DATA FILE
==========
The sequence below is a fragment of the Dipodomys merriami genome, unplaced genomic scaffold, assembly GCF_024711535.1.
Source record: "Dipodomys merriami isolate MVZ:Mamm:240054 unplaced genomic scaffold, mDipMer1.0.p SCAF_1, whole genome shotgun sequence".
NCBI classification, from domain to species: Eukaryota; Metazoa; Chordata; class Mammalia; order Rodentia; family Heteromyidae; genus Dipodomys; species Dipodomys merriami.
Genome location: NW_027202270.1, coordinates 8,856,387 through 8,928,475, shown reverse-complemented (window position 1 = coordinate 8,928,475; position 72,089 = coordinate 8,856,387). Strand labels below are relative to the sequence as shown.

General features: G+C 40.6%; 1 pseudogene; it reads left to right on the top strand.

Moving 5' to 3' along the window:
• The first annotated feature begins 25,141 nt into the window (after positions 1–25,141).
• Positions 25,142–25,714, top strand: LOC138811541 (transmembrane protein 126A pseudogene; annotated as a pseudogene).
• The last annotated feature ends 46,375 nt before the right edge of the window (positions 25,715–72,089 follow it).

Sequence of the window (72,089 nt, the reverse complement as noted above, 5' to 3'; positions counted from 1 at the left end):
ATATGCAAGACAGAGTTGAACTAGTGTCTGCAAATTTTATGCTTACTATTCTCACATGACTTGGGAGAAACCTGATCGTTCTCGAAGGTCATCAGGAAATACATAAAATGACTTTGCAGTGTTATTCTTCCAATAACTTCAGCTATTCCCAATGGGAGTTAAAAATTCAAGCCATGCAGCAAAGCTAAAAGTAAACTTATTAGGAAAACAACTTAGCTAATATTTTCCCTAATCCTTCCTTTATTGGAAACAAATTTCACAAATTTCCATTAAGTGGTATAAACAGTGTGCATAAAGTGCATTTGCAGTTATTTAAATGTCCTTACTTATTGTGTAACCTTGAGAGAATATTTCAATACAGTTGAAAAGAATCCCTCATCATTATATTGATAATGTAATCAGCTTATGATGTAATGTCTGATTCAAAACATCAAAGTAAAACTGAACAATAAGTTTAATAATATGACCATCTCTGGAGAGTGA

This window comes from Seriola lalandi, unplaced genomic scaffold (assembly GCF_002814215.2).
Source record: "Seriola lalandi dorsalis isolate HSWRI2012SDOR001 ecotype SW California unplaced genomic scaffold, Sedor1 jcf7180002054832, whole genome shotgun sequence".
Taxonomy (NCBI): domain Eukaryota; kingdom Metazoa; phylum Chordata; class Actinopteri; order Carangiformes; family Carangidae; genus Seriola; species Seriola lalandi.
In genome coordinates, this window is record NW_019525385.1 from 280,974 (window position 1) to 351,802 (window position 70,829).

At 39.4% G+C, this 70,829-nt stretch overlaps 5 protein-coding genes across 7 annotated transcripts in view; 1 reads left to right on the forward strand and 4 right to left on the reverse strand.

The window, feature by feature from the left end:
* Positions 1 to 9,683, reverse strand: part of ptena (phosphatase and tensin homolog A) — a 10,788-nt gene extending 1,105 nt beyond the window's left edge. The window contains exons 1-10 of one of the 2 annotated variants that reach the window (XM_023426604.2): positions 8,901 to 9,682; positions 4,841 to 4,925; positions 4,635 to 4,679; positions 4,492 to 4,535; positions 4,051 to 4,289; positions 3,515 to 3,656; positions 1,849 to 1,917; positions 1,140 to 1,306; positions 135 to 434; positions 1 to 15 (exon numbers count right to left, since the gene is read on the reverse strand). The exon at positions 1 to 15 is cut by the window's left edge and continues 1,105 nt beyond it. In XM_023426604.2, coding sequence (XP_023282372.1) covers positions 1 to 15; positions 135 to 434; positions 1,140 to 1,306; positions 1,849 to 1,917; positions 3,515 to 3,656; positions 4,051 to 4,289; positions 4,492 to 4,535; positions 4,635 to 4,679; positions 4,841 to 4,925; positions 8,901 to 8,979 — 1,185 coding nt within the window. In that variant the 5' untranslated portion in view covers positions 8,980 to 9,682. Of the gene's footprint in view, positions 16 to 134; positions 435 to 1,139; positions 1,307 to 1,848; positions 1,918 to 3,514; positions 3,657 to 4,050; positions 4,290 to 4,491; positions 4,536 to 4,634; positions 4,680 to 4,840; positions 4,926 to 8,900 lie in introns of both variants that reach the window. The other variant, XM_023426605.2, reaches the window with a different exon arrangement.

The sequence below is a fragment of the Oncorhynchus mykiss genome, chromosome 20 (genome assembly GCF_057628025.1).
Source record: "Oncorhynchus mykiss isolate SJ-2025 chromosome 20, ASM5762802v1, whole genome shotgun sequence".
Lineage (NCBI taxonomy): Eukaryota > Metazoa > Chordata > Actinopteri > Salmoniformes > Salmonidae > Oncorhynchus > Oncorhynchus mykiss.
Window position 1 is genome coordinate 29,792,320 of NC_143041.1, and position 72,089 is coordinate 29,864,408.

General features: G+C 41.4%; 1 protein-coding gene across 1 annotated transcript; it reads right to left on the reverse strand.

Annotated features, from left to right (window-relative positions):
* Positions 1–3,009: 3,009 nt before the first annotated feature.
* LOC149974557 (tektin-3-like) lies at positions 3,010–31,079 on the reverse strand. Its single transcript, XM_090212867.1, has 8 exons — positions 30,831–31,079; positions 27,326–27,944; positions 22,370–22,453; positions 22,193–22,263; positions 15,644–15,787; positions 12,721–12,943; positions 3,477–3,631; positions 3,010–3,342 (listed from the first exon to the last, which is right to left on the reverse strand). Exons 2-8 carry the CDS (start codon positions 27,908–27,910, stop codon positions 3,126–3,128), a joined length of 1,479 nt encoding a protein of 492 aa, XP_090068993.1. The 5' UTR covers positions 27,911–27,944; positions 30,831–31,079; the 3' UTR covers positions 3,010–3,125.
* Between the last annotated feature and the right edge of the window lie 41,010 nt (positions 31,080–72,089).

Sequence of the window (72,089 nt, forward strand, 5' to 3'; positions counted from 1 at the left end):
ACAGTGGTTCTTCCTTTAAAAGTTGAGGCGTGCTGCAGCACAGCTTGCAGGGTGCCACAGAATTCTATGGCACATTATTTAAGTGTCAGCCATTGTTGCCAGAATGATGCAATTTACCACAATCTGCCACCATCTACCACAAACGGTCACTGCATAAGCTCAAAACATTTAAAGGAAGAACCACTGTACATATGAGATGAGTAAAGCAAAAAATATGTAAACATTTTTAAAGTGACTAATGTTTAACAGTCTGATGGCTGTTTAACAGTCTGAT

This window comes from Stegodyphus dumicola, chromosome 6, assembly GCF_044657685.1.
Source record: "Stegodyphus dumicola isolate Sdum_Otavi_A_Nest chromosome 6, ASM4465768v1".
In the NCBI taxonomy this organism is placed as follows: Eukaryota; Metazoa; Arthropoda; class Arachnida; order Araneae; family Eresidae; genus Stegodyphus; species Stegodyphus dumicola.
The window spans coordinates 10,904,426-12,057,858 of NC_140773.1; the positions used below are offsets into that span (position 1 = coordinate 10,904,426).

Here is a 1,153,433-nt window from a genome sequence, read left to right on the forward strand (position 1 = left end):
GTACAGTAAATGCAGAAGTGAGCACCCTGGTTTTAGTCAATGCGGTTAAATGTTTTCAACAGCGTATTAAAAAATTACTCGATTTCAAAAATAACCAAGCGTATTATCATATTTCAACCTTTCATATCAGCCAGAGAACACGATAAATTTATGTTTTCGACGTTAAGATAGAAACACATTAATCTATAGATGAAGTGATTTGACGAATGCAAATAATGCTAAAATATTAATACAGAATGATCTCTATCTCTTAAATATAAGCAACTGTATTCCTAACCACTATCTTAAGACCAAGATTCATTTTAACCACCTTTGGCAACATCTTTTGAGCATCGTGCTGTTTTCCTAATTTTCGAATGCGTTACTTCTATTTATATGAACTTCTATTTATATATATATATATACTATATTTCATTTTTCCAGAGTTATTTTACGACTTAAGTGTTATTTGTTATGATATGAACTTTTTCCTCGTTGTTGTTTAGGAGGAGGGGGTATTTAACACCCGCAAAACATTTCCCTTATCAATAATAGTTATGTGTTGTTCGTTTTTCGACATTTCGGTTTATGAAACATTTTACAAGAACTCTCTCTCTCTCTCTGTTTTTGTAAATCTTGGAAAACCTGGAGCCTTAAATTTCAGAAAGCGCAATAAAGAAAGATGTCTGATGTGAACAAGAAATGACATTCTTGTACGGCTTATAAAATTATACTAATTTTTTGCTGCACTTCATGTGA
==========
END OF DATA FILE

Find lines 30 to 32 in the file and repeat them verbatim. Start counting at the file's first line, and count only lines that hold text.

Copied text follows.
This window comes from Stegodyphus dumicola, chromosome 6, assembly GCF_044657685.1.
Source record: "Stegodyphus dumicola isolate Sdum_Otavi_A_Nest chromosome 6, ASM4465768v1".
In the NCBI taxonomy this organism is placed as follows: Eukaryota; Metazoa; Arthropoda; class Arachnida; order Araneae; family Eresidae; genus Stegodyphus; species Stegodyphus dumicola.